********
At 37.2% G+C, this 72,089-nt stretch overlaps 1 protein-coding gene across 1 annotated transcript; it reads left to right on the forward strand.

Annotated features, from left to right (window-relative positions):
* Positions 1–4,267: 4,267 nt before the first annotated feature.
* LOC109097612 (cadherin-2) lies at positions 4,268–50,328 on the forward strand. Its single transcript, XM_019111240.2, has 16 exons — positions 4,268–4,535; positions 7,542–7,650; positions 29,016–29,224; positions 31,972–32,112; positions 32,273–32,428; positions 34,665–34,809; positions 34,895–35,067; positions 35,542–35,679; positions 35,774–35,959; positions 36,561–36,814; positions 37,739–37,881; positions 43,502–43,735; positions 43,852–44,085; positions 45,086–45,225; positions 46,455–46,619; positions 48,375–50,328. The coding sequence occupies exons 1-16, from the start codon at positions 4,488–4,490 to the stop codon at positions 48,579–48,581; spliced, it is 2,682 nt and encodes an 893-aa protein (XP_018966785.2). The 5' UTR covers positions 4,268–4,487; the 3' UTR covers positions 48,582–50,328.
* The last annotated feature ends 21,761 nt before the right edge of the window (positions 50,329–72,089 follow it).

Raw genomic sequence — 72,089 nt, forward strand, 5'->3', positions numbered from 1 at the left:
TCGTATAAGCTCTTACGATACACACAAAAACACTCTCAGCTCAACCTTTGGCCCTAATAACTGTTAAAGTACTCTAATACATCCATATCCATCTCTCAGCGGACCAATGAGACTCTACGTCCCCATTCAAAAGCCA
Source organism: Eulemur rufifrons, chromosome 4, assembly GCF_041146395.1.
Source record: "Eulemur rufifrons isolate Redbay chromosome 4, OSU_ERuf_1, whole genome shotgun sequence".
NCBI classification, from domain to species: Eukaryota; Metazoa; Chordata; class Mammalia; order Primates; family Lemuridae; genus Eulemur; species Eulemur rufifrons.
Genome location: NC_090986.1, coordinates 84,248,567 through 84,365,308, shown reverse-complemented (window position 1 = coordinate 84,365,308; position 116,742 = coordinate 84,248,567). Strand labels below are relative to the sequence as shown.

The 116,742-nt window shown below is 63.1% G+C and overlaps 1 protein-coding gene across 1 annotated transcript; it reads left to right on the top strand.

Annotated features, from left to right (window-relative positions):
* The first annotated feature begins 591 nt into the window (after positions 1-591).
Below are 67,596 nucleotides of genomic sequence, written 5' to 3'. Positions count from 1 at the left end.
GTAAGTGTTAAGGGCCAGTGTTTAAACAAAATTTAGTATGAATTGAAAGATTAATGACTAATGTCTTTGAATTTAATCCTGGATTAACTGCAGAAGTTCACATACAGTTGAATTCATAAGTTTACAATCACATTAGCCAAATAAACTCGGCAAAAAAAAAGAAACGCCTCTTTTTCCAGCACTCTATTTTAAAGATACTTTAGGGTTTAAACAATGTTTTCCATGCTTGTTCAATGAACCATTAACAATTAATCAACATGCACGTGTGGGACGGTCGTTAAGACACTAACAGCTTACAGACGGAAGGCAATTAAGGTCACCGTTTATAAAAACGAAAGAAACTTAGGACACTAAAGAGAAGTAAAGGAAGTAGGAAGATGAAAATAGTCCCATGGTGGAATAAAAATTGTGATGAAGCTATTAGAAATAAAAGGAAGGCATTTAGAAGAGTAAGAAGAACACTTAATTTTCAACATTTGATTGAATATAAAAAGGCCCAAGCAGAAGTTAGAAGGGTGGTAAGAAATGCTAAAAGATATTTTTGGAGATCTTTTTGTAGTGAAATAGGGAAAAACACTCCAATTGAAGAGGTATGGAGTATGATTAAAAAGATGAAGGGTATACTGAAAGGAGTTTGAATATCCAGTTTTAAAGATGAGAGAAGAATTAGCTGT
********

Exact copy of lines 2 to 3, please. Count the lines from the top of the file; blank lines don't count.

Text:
Annotated features, from left to right (window-relative positions):
* Positions 1–4,267: 4,267 nt before the first annotated feature.